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Protesters rally against citizenship bill in northeast India

US Rep. Ilhan Omar (D-MN) (L) talks with Speaker of the House Nancy Pelosi (D-CA) during a rally with fellow Democrats before voting on H.R. 1, or the People Act, on the East Steps of the US Capitol on March 08, 2019 in Washington, DC. (AFP photo)
Indian activists of left-wing trade unions along with others attend a rally organized to protest against a controversial citizenship bill, in the Siliguri City of northeast Indian state of West Bengal, on December 10, 2019. (Photo by AFP)

A controversial citizenship bill passed in the lower house of the Indian parliament has sparked massive demonstrations in the northeastern states of India.

The bill’s passage in the lower house on Tuesday triggered widespread protests by a large number of tribal and indigenous citizens in the northeastern states.

Hundreds of angry protesters closed streets as part of an 11-hour shutdown across the region, which comprises of eight states, against the controversial bill.

The protest rallies took place hours after the lawmakers approved the measure covering citizenship for the non-Muslim minorities who fled Afghanistan, Bangladesh, and Pakistan before 2015.

Major opposition parties from the northeast region voted against the bill, which critics say discriminates against Muslims. It still needs to be passed by the upper house of the parliament to become law.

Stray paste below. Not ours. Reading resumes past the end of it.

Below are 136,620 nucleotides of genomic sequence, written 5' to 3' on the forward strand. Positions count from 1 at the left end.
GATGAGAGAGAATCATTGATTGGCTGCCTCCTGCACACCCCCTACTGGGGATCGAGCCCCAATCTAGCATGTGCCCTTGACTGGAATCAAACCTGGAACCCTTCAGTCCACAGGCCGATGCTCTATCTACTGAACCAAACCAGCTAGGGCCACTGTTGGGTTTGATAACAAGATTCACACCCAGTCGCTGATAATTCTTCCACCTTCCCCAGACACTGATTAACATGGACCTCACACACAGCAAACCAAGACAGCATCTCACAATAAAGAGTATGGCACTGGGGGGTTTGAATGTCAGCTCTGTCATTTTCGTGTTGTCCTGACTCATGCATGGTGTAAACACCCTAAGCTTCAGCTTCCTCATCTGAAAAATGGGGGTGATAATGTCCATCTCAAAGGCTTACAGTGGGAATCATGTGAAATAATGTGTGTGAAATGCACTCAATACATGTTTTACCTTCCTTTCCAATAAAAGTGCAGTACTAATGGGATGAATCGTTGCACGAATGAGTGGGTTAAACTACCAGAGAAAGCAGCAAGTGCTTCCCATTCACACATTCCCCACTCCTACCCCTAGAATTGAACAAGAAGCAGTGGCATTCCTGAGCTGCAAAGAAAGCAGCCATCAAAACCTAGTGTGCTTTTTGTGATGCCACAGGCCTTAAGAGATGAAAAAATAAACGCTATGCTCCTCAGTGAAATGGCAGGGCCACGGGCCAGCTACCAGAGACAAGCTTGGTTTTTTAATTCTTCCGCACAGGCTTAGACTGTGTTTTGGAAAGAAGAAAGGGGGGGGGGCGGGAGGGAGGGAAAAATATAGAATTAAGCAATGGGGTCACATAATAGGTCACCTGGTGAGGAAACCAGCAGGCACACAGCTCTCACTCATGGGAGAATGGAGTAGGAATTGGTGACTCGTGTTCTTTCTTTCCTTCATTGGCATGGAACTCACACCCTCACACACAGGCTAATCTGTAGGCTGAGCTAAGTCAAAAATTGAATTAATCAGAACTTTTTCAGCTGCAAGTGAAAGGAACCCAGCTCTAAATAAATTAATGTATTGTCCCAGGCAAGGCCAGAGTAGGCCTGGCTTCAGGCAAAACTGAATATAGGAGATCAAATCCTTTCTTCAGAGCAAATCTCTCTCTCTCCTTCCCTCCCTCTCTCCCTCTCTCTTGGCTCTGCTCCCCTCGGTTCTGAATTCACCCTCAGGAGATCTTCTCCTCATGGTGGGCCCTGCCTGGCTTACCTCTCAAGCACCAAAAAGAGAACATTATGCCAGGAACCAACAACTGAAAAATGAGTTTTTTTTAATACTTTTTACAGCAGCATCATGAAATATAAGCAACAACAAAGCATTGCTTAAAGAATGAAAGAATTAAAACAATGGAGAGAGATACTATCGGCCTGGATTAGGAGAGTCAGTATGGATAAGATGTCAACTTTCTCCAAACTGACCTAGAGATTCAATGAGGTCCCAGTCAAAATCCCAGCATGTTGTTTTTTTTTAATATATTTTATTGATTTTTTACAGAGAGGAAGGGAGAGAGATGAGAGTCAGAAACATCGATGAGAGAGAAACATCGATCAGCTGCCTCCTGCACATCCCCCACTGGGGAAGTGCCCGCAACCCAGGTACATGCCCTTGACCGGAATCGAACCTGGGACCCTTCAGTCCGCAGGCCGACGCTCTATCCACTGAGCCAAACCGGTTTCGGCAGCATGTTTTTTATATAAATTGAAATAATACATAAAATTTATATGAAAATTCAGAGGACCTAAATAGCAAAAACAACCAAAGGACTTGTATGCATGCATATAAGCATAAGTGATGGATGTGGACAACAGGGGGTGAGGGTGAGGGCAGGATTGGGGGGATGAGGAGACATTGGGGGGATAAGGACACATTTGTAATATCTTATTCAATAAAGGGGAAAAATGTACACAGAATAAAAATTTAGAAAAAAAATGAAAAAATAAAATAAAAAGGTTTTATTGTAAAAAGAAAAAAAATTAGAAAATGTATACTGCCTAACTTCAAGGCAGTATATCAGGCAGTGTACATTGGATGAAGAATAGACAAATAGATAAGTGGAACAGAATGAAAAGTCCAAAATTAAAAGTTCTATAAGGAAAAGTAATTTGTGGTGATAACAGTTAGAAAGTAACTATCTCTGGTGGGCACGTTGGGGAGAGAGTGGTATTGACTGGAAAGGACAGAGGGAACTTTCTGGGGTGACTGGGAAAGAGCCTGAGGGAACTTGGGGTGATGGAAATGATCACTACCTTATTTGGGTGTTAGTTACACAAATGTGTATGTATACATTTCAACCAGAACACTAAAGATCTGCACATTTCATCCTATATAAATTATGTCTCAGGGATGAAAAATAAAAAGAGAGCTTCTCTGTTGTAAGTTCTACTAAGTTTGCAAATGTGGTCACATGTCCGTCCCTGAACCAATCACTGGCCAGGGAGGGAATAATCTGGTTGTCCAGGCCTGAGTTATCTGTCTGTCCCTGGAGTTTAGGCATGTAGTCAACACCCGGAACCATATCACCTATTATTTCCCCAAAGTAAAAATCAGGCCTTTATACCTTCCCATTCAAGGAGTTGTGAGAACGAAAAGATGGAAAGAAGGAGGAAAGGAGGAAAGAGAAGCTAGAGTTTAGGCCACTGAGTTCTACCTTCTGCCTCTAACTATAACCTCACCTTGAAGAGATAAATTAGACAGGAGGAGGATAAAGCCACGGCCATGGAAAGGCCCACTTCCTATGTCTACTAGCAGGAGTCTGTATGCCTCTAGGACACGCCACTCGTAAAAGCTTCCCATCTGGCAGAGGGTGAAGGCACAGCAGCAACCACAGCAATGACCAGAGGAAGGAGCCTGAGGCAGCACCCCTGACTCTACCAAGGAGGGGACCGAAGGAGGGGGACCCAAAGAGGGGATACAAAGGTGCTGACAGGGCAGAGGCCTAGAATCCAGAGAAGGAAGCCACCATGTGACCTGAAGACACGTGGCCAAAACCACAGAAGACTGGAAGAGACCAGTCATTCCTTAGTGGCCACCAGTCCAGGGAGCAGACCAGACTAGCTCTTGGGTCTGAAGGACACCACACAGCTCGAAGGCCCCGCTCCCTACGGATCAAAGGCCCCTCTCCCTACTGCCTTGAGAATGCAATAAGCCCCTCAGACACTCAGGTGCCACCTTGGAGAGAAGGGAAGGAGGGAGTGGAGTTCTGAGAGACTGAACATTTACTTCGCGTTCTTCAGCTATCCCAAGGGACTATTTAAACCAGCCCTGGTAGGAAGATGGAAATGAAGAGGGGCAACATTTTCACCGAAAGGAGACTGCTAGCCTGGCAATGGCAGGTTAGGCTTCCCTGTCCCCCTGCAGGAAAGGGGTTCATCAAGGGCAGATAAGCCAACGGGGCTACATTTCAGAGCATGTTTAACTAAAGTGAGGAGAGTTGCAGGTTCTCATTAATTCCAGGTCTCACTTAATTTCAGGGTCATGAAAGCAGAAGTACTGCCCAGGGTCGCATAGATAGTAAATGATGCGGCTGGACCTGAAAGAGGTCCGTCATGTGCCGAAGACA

The bill has prompted criticism at home and abroad, as it marks the first time India is weighing religion in granting citizenship. The measure also goes against India’s constitution, which guarantees legal equality to people of all faiths.

During a Monday parliament debate, opposition politician Asaduddin Owaisi ripped up a copy of the bill, calling it a move by Prime Minister Narendra Modi’s Hindu nationalist Bharatiya Janata Party (BJP) to render Muslims “stateless.”

But the BJP, which had promised the measure in an election campaign that swept it to power in May, says the law is needed to help allegedly persecuted minority individuals in neighboring countries.

In July, the Indian government effectively took away the citizenship of some four million people in Assam, raising serious concerns over mass deportations of Muslim minorities from the northeastern state.

The draft National Register of Citizens (NRC) includes only those able to prove they were in Assam before 1971, when millions fled Bangladesh’s war of independence into the state.

Hundreds of thousands fled to India from Bangladesh during its 1971 war of independence from Pakistan. Most settled in Assam, which shares a long border with Bangladesh.

Rights groups had criticized the government’s move, saying the deletion of people from citizenship rolls was similar to Myanmar’s removal of rights and protections for its Rohingya Muslim community in 1982.

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